wotif.com


for culture…

The venerable Cemeti Arthouse should be the first stop on your Yogya Art Tour. Cemeti opened in 1988 and ever since has played a key role in the development of contemporary art practice in Indonesia. A short walk away are Kedai Kebun Forum and Langgeng Art Foundation, both of which host exhibitions by local and international artists, as well as regular seminars and performances. Ten minutes to the West is Sangkring Artspace, a complex of enormous spaces that host some excellent shows. Taman Budaya Yogyakarta and Jogja National Museum are public venues that regularly host contemporary art events, including the Yogya Biennale and Art Fair Jogjakarta. The next ArtJOG12 will run July 14-28.

Eddie Prabandono, A Sleeping Child, opening night, ArtJOG11, 2011 Eddie Prabandono, A Sleeping Child, opening night, ArtJOG11, 2011
photo Malcolm Smith


For those with more specific interests, there is a proliferation of small collectives and artist-run spaces. As in any city, they tend to come and go, but some that have lasted several years are House of Natural Fibre, aka HONF (for science/art projects), Mes 56 (photography), Survive Garage (street art), Kunci (cultural studies/theory), Paper Moon Puppet Theatre and Theater Garasi. The Indonesian Visual Art Archive houses a vast library documenting art practices over past decades and is an excellent resource for curators and researchers. You can pick up a great map of Yogya artspaces from IVAA or Kedai Kebun, or download it here.

Malcolm Smith, grant writing workshop at IVAA Yogyakarta Malcolm Smith, grant writing workshop at IVAA Yogyakarta
photo courtesy IVAA 2012


If you are planning a trip to Yogya I recommend you do a little research and contact one or two of the above organisations. Artists are warmly welcomed in this city and well looked after (if you get a chance, you can return the favour one day). Giving an artist talk or a workshop is a great way to meet the locals, make friends and get access to a side of the city most tourists never see.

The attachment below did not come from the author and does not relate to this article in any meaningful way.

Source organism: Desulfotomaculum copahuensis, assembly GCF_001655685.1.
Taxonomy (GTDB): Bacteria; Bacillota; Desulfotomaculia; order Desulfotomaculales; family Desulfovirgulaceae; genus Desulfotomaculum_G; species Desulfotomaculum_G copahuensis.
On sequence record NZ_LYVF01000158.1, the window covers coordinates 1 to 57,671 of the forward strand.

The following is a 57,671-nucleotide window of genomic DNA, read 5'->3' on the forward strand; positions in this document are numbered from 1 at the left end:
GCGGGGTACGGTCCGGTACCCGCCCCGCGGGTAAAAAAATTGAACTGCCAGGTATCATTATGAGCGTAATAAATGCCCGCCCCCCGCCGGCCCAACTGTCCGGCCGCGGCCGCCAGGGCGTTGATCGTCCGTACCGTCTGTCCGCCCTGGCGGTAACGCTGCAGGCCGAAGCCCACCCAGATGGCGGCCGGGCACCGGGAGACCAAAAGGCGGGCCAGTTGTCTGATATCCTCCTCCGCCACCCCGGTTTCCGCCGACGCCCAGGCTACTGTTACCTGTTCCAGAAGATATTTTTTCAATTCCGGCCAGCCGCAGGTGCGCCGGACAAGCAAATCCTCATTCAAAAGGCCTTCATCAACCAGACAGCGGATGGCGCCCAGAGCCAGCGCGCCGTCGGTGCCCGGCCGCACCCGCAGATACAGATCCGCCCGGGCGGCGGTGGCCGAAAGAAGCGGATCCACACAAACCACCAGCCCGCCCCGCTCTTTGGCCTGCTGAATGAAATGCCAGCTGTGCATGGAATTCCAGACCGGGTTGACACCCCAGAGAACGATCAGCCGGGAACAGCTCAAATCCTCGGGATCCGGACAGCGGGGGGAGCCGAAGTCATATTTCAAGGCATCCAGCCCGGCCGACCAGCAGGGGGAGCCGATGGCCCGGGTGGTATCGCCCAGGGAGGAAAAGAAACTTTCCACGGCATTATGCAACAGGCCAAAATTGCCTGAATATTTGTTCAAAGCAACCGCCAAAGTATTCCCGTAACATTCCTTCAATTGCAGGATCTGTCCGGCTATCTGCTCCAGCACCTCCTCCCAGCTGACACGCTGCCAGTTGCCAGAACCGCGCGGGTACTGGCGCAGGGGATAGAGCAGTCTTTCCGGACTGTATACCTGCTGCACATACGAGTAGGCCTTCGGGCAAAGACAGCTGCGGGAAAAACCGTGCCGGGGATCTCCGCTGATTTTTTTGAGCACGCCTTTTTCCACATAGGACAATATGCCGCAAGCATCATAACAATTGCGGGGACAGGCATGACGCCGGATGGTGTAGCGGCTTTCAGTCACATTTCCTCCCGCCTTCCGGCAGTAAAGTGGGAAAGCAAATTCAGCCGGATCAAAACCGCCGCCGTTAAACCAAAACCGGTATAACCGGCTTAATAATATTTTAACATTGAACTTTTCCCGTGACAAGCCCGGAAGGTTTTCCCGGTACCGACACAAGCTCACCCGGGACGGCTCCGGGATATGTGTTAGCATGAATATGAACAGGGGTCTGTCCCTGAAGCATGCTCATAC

getting around…

There’s very little public transport in Yogya and the streets (like every Asian city) are swarming with small 150cc motorbikes. If you are prepared to brave it, they are a great way to get around and can be hired for about $4 per day. Otherwise you can hire a bicycle for about $2 per day or hail a becak (rickshaw). Remember to negotiate the fare before you climb aboard.

Anang Saptoto, Mobile Display (from the series Indonesian Zone) 2011 Anang Saptoto, Mobile Display (from the series Indonesian Zone) 2011
photo courtesy the artist


for accommodation…

The Prawirotaman area is close to all the galleries and cheap, good restaurants. Hotels here range from $10-$40 per night, but paying more doesn’t necessarily guarantee a better experience (or even a clean bathroom). Some of the smaller homestays offer much better value. ViaVia Homestay or Rumah Eyang have small but clean rooms in a good location with friendly staff at $15-$20 per night. If you are looking for a bit of luxury in the midst of the rice paddies, D’Omah Retreat in Tembi is unique and beautiful, if a bit out of town. Their rooms range from $60-$100 per night.